Oracle 8.0.5 on Linux
Oliver Fischer, Sebastian Woelk
Gone are the days when Linux users, on the lookout for databases suitable for large projects, had to make do without the products of the established software firms. Following Software AG, Inprise, Informix, Sybase, Empress and IBM, now Oracle is offering its RDBMS, as of version 8.0.5, for Linux, and goes on to praise the advantages (http://www.oracle.com/linux/embrclinux.html)of this operating system compared with Windows NT: greater stability, performance, and security. To the ‘professed’ Linuxer arguing against the Microsoft platform, these are all familiar arguments.
Towards the end of July, Oracle had already announced the port of the database and the application server. Since the beginning of October, anyone interested can download the ‘production release’ of the RDBMS over the Web, as well as the installation instructions and white papers: either as a single 140 MByte archive, or in seven chunks of 20 MBytes each. To obtain an evaluation license, a registration is required first. This article does not focus on the database server as such; instead, it concentrates more on installation and configuration of the system under Linux, and the efforts required in adopting and adapting data, data models, and applications from an Oracle7 implementation to the new RDBMS.
For smooth operation, the technical FAQ recommends a glibc-based (
>= 2.0.7) Linux system with a kernel revision of 2.0.34 or higher. At least 48 MByte RAM and 275 MByte harddisk space should be available. In addition, the database to be created requires sufficient disk space; on the test system (Dual-Pentium-II 266 with 256 MByte RAM, 4 GByte HDD, RedHat 5.1 as base system) another 200 MByte were reserved to this end.
Work for the administrator
Prior to the installation of the database software, the administrator has to adjust various system parameters. First of all, he should reconfigure the Linux kernel and change the values for the maximum size of the shared memory segment and of the semaphore arrays as per installation instructions, then recompile the kernel and reboot the computer. Anyone wishing to recreate our installation can find the kernel parameters, shell-login scripts and examples here.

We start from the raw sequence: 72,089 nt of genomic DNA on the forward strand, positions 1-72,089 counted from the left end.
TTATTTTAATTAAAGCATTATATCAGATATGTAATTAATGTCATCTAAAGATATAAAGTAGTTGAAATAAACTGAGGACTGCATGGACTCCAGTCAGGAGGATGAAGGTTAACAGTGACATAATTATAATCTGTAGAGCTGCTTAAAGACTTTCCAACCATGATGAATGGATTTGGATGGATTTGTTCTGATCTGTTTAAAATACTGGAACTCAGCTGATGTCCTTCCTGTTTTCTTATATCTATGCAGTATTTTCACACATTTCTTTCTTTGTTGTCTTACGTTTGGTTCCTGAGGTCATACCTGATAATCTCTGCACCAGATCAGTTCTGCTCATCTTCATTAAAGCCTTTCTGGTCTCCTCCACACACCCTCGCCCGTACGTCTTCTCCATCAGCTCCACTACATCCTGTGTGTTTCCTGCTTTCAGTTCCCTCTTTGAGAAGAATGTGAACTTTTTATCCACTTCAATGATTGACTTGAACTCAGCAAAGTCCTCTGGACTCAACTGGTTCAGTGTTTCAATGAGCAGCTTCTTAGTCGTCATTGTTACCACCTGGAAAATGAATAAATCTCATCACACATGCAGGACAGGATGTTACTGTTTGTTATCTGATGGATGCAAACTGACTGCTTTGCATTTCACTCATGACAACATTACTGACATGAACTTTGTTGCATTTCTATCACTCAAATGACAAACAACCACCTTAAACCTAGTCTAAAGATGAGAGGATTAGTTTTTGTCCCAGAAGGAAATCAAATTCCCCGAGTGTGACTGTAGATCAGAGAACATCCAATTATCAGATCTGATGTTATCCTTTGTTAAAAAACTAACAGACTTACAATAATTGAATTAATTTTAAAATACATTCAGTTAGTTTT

Furthermore a Unix user account and user group is required, whose members then become owners of the software. It is recommended to use ‘oracle’ as the user name and ‘dba’ for the group.
After unpacking the archive, it first becomes necessary to run the script orainst/oratab.sh as root. This creates the file etc/oratab, which determines the databases to be run when the system is started. The next step is to log in as user ‘oracle’ and to set the required environment variables in the shell-login scripts.
The following steps are recommended for the installation:
- start the installer ./orainst/orainst,
- select ‘Custom Installation’,
- select ‘Install New Product - Do Not Create DB Objects’
- accept defaults for ORACLE_BASE and ORACLE_HOME
- accept the default values for the paths to the logfiles
- set the installation directory
- NLS-support -
When prompted for a Unix group during installation, one should choose ‘dba’ for the OSDBA (group with DB rights) and ‘oracle’ as OSOPER. Configuring the RDBMS with the supplied installation program did fail on several occasions. For instance, selection of the menu item ‘Create/Update Database Object’ caused the installer to crash. After a number of attempts we nonetheless did succeed in installing the software in the necessary directories, although some of them, whose absence had been flagged by the installer, had to created manually.
Not everything worked smoothly
Following completion of the installation, it was not possible to start the server manager svrmgrl. This fault can probably be traced back to the relinking of the software during installation. The following workaround solves this problem: copy the entire bin directory (where the original files are located) from the installation tree to the target directory and set the owner (‘oracle’) and group (‘dba’) attributes.